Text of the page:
Washington D.C., Nov 2, 2012 / 02:17 am (CNA).- For more than two years, the Frontline Faith Project has worked to send MP3 players with Catholic content to U.S. troops, who may not be have regular access to a chaplain or religious services.
“The whole idea was to bring the Catholic Church to those troops who don’t have a chaplain available to them,” said Cheri Lomonte, founder of the Frontline Faith Project.
The project was initially founded in response to a shortage of Catholic chaplains in the military. Working as the co-host of Mary’s Touch radio program, Lomonte received a prayer request for a listener’s son who had been in Afghanistan for nine months without seeing a Catholic chaplain.
“I had to do something about this,” she told CNA in an Oct. 31 interview, adding that she “knew right then it was the Holy Spirit.”
Lomonte had previously been involved in efforts to give MP3 players with recorded stories to the homeless in Austin, Texas, and decided to apply this idea to the military to “make sure that they can hear a Mass and a Rosary,” even if they cannot access a chaplain.
“If we can’t bring them the Catholic Church, we have to bring them something,” she said.
She began to look for material and ask for permission to use it. She eventually assembled more than seven hours of material, including a presentation that Archbishop Fulton Sheen gave at West Point, an examination of conscience, a recording of a Mass celebrated by Military Archbishop Timothy P. Broglio and a recitation of the Rosary.
The MP3 player also includes Church music, children reading letters that they wrote to members of the armed forces and inspiring military stories.
Soon, she said, Protestant chaplains were calling her to request a non-denominational Christian version. The result was a second set of recordings, with talks, stories, songs, reflections and letters, but without distinctively Catholic features such as the Mass and Rosary.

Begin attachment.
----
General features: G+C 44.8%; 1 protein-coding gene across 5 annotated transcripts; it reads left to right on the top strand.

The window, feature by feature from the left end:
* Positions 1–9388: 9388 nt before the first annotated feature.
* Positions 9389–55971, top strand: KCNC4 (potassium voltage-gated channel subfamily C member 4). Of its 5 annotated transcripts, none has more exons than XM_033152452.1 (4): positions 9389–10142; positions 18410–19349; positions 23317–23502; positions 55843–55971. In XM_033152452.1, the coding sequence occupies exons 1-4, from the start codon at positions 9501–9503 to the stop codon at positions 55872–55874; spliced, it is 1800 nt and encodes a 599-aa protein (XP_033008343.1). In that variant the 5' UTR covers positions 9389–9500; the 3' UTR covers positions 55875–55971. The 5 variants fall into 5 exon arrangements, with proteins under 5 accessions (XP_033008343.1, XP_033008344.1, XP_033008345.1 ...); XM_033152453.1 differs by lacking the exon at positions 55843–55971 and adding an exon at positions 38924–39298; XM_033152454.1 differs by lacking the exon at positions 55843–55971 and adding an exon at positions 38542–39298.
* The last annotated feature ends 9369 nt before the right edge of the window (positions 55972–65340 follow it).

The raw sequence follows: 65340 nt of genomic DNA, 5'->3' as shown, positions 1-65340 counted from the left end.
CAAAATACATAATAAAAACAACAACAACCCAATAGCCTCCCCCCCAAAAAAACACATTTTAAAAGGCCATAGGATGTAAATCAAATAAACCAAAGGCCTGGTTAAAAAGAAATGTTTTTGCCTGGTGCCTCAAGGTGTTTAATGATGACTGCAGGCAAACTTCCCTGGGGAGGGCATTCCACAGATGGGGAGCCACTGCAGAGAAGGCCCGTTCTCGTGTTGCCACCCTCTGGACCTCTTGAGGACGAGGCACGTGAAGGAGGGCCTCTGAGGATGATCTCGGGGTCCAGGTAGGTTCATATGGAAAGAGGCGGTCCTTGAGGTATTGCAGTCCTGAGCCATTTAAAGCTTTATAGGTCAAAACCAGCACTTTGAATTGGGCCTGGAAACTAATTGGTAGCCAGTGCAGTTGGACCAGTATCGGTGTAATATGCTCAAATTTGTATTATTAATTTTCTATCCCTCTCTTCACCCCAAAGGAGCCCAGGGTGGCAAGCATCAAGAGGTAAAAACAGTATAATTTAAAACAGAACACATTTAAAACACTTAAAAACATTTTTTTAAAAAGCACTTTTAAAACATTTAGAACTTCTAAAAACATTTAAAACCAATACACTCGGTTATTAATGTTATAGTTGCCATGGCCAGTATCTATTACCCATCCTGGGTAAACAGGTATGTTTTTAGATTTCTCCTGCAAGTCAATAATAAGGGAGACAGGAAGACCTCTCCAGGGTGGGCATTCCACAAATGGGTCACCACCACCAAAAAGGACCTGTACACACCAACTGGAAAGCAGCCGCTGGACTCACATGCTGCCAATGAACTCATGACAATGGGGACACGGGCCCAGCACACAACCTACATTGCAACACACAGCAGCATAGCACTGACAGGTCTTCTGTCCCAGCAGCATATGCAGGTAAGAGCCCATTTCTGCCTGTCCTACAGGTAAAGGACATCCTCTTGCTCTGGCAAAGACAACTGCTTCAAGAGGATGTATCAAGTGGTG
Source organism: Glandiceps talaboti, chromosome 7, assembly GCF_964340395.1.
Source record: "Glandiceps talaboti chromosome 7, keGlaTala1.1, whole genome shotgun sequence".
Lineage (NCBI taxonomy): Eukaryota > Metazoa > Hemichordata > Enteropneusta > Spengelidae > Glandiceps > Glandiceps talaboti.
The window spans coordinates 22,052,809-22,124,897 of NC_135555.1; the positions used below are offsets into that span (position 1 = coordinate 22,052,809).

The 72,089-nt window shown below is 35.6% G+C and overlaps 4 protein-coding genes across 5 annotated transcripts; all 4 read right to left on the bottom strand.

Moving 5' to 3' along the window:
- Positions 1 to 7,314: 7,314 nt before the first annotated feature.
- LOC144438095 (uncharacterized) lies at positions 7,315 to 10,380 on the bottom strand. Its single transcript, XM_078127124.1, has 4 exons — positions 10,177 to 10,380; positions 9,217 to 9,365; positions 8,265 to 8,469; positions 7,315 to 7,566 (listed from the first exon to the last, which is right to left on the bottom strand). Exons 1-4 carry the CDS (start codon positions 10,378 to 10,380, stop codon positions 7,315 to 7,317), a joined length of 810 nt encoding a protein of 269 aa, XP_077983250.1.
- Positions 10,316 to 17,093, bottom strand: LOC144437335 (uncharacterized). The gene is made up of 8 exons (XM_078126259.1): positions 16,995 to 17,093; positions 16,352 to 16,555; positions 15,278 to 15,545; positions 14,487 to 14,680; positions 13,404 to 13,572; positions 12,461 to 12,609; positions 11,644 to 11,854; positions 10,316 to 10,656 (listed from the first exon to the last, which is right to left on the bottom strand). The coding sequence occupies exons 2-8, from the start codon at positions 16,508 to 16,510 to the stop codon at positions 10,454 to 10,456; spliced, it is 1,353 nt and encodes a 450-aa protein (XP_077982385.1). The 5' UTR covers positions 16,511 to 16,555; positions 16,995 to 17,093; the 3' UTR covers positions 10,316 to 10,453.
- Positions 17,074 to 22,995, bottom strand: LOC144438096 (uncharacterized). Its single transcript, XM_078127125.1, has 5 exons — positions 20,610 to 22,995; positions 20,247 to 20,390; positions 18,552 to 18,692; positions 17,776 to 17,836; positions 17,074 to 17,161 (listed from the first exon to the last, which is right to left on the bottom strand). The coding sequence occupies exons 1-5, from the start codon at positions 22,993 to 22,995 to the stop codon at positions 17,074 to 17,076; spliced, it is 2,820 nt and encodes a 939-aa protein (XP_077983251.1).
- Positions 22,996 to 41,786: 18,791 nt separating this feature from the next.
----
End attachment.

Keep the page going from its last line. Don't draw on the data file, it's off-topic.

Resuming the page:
Since 2010, the Frontline Faith Project has sent out some 30,000 MP3 players, and Lomonte said they are “just getting started.”
The organization focuses on sending the players to those who are deployed, soon to be deployed or are wounded and in a veteran’s hospital. Unlike a book, she explained, the MP3 players do not require light to use, they are not bulky or heavy to carry around and they use technology that many members of the military are already familiar with.
In her work to assemble the recordings, Lomonte also talked to numerous military wives and saw the “huge sacrifice” made by all the members of a military family. This sparked an idea to make something for military families and eventually led to the creation of a 2-CD set entitled, “On the Home Front.”
Chaplains have also given Lomonte their thanks, with one referring to the MP3 player as “the best weapon they’ve ever had.”
Lomonte does not charge to send the players to the troops but instead collects money through online fundraising at the Frontline Faith Project website. Each MP3 player costs about 24 dollars to send.
In the last eight months, donations have dropped because people think the war in Afghanistan is over, she noted.
However, troops are still being deployed and “we have military all over the world,” she said, explaining that chaplains have requested hundreds of MP3 players for U.S. troops being deployed in December.
As a result, Lomonte reported that the group has “more orders than we can fill,” and “when we can’t fill them, it hurts.”
She explained that “we have these military putting their lives on the line for us. I think as Americans, we have a responsibility to them. They make sure we have our freedoms and we are safe.”
For Veteran’s Day, which is observed on Nov. 11, the Frontline Faith Project is asking Americans to join in “An American Moment,” pausing at noon local time for a moment of silent prayer – giving thanks for veterans, remembering those who have been killed in combat and praying for those who are alive.
The current Year of Faith is a good time to come together in love for God and country, said Lomonte, adding that after the bitter divisions of this election season, she hopes the effort can help “bring us all back together.”